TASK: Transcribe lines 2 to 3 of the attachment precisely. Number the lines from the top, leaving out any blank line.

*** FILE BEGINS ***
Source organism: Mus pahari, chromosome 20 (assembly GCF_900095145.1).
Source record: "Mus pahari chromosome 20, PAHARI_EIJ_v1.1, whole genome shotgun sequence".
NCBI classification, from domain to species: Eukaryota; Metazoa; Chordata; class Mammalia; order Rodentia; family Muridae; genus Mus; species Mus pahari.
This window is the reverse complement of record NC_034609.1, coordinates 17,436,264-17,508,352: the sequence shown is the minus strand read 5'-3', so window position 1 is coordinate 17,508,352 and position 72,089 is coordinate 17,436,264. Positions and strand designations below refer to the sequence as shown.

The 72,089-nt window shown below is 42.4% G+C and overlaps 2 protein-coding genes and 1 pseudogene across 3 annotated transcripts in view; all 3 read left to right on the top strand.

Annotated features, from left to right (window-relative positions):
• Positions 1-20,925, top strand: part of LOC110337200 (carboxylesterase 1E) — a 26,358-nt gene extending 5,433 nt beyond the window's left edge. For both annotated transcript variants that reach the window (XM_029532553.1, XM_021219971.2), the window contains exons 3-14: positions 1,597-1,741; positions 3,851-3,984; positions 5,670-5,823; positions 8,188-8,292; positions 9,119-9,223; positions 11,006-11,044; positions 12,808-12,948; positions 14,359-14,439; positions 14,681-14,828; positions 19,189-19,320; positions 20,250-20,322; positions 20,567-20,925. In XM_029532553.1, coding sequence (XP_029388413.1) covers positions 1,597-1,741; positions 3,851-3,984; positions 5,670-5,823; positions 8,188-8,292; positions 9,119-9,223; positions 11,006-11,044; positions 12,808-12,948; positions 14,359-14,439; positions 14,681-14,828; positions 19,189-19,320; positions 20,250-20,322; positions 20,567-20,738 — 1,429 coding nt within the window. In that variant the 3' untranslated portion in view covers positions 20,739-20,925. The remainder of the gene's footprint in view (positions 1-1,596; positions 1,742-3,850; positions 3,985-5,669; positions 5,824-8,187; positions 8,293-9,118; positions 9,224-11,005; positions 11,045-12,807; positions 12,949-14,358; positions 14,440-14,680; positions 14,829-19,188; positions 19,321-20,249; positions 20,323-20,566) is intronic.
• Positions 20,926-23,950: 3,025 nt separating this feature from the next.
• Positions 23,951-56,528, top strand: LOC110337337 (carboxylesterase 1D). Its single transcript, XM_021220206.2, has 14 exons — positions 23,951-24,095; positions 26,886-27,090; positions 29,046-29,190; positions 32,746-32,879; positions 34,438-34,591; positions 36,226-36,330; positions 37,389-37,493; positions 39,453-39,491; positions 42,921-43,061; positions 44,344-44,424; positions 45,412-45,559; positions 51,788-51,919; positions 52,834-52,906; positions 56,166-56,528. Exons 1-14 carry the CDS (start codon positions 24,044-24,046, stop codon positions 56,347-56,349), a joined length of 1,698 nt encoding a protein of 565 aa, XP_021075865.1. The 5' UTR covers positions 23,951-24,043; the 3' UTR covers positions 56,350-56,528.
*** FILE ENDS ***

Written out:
Source record: "Mus pahari chromosome 20, PAHARI_EIJ_v1.1, whole genome shotgun sequence".
NCBI classification, from domain to species: Eukaryota; Metazoa; Chordata; class Mammalia; order Rodentia; family Muridae; genus Mus; species Mus pahari.